The 12 myths of Christmas
By Christopher Howse in the Daily
Prince Albert invented Christmas trees
The tree that Queen Victoria and he set up for their five children in
1848 was depicted in the Illustrated London News and the custom, still
seen then as a Germanic importation, was taken up by the prosperous
classes. But another royal consort, George III's wife, Charlotte of
Mecklenburg-Strelitz, had made the Christmas tree a feature of life at
court from 1761.
2. Mistletoe was banned from churches
Roud points out in his learned The English Year, there is no evidence
of mistletoe being banished by law from churches, nor even that it was
used in "pagan" ceremonies in England. Pliny (in the first century AD)
describes Druids harvesting mistletoe with a olden sickle, but that was
in Gaul centuries before the Anglo-Saxons invaded Britain.
3. Decorations should come down on January 6th
19th century, people would keep the decorations of holly, ivy, box,
yew, laurel and mistletoe up until February 2nd, Candlemas Day, the end
of the Christmas season, 40 days after the birth of Jesus. Robert
Herrick in his poem Ceremonies for Candlemas Eve writes, "Down with the
rosemary and bays, / Down with the mistletoe; / Instead of holly, now
up-raise / The greener box, for show." In the reign of Victoria
decorations came down on Twelfth Night, Jan 6, and generally were burnt.
6th is the Orthodox Christmas
celebrate Christmas on Jan 7 by our calendar because their calendar
does not incorporate the Gregorian reforms of the 16th century. For
some years their calendar was only 12 days adrift, and their Dec 25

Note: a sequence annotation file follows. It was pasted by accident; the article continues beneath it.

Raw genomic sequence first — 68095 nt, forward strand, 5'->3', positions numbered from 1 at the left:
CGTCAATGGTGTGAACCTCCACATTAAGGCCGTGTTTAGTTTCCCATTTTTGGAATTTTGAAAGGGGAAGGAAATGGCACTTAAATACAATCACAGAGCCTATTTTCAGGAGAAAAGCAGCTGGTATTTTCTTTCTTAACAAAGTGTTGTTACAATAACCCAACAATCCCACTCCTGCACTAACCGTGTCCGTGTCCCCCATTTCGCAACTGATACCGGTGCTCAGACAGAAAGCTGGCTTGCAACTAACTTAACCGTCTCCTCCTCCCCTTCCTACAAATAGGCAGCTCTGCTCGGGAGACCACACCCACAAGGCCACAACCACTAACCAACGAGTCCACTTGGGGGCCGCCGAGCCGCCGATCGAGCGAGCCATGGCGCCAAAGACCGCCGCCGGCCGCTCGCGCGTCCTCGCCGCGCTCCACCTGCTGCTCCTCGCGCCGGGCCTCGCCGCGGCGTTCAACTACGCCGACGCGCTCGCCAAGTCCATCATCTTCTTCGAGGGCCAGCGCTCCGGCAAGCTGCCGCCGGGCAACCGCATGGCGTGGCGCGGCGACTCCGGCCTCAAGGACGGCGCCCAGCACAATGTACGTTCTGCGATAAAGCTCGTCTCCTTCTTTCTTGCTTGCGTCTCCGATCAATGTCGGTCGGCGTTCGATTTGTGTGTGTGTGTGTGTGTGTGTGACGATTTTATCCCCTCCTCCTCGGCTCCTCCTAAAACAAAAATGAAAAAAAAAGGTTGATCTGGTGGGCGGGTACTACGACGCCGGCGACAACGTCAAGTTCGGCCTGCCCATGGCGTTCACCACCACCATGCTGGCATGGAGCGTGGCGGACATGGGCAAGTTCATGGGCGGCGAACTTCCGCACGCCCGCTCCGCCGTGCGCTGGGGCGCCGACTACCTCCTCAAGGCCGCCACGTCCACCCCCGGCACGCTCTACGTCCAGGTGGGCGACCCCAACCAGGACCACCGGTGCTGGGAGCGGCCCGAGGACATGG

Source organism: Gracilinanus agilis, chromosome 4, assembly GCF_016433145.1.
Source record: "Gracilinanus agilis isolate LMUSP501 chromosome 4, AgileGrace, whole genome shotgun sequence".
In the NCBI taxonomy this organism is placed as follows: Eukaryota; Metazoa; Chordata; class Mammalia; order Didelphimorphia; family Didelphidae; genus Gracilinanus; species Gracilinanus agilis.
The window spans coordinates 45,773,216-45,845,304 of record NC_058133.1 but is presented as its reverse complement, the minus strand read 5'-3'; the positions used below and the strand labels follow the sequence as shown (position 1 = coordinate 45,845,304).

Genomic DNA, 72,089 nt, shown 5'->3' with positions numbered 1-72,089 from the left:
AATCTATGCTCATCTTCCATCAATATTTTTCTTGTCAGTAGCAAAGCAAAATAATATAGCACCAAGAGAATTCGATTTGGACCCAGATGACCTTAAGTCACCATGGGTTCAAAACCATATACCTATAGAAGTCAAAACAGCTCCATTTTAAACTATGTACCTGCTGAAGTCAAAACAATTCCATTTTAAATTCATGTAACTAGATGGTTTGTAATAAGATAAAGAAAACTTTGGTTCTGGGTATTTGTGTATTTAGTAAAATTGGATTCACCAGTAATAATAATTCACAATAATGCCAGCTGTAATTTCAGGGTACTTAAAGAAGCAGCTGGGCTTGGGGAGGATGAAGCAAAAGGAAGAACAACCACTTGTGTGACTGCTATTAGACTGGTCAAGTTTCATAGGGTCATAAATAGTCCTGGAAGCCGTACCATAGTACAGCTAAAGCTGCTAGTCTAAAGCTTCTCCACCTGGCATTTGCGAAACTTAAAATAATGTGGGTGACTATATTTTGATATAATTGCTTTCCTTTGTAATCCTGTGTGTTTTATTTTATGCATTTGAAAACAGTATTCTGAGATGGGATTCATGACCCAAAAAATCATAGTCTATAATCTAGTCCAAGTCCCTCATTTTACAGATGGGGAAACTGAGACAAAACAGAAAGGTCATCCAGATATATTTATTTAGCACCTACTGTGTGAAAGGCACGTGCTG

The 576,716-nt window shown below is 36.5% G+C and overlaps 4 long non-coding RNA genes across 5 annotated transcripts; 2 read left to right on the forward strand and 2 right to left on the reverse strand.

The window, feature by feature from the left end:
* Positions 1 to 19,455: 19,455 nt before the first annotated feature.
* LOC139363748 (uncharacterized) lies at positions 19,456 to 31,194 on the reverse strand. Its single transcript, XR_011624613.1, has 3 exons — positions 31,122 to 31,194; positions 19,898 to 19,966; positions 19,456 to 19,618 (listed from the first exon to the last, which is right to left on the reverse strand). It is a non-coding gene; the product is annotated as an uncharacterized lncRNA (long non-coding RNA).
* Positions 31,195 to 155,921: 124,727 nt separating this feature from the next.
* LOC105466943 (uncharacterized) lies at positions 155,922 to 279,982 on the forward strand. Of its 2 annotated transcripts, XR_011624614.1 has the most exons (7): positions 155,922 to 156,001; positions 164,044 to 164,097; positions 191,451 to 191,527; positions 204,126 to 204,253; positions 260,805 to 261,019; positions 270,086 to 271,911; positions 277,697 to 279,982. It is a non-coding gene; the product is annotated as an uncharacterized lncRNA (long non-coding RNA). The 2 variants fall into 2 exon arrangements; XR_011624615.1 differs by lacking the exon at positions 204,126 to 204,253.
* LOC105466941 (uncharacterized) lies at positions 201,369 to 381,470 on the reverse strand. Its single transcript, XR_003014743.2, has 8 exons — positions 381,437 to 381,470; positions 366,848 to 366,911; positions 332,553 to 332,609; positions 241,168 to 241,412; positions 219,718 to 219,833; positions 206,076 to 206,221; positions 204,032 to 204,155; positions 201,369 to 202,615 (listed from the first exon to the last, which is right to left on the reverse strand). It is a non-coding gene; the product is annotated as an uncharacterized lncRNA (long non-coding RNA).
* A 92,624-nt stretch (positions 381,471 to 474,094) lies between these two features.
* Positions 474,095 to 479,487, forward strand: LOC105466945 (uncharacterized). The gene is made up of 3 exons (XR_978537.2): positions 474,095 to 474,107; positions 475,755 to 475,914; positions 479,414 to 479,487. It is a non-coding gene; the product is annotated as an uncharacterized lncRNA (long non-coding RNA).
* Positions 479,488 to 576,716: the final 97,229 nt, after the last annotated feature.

fell on our Jan 6. This is when, in the West, the Epiphany falls, the
feast of the discovery of the child Jesus by the three wise men or
magi. This feast is important to the Orthodox, usually being called the
Theophany. But they will be celebrating it on Jan 19.
5. We three kings of Orient are
not called kings in the Bible but "wise men from the east" (Matthew
2:1). They are taken to be kings because in the prophet Isaiah (60:3),
it says, "And the Gentiles shall come to thy light, and kings to the
brightness of thy rising." They are taken to be three because of their
three gifts of gold, frankincense and myrrh. The incense signifies the
divinity of Christ, since it was burnt in divine worship among the Jews
and in the pagan world, too. Gold stands for royalty and myrrh for the
future sufferings of Christ, who was offered wine mixed with myrrh to
drink on the Cross, and whose body was anointed with myrrh and aloes
before his burial. Their names came later: Caspar, Melchior and
Balthazar (the last usually represented as black) are the names
supplied in the sixth-century mosaic in the church of Sant'Apollinare
6. It is illegal to eat mince pies on
An Act of
June 8 1647, declared that "forasmuch as the Feasts of the Nativity of
Christ, Easter, and Whitsuntide, and other Festivals commonly called
Holy-Days, have been heretofore superstitiously used and observed, be
it Ordained, by the Lords and Commons in Parliament assembled, that the
said Holy Days be no longer observed". Mince pies were not singled out.
In 1657, the diarist John Evelyn was arrested at a forbidden Holy
Communion service on Christmas Day and interrogated as to why he "durst
offend, & particularly be at Common prayers, which they told me was